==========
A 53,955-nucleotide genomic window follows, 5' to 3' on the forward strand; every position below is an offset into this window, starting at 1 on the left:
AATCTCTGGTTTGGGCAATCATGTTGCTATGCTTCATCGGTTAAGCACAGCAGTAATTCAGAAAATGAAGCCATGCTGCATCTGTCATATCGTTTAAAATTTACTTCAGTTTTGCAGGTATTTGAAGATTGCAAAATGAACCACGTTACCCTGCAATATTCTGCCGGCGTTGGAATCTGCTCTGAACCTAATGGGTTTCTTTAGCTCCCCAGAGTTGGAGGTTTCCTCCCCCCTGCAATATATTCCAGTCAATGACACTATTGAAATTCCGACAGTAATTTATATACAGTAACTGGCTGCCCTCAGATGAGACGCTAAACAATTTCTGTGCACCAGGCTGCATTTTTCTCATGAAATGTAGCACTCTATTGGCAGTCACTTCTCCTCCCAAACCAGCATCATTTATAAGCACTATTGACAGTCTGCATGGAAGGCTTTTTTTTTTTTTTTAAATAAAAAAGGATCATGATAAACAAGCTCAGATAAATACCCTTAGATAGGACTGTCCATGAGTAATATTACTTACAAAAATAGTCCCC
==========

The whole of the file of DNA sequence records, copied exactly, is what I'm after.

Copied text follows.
A 53,955-nucleotide genomic window follows, 5' to 3' on the forward strand; every position below is an offset into this window, starting at 1 on the left:
AATCTCTGGTTTGGGCAATCATGTTGCTATGCTTCATCGGTTAAGCACAGCAGTAATTCAGAAAATGAAGCCATGCTGCATCTGTCATATCGTTTAAAATTTACTTCAGTTTTGCAGGTATTTGAAGATTGCAAAATGAACCACGTTACCCTGCAATATTCTGCCGGCGTTGGAATCTGCTCTGAACCTAATGGGTTTCTTTAGCTCCCCAGAGTTGGAGGTTTCCTCCCCCCTGCAATATATTCCAGTCAATGACACTATTGAAATTCCGACAGTAATTTATATACAGTAACTGGCTGCCCTCAGATGAGACGCTAAACAATTTCTGTGCACCAGGCTGCATTTTTCTCATGAAATGTAGCACTCTATTGGCAGTCACTTCTCCTCCCAAACCAGCATCATTTATAAGCACTATTGACAGTCTGCATGGAAGGCTTTTTTTTTTTTTTTAAATAAAAAAGGATCATGATAAACAAGCTCAGATAAATACCCTTAGATAGGACTGTCCATGAGTAATATTACTTACAAAAATAGTCCCC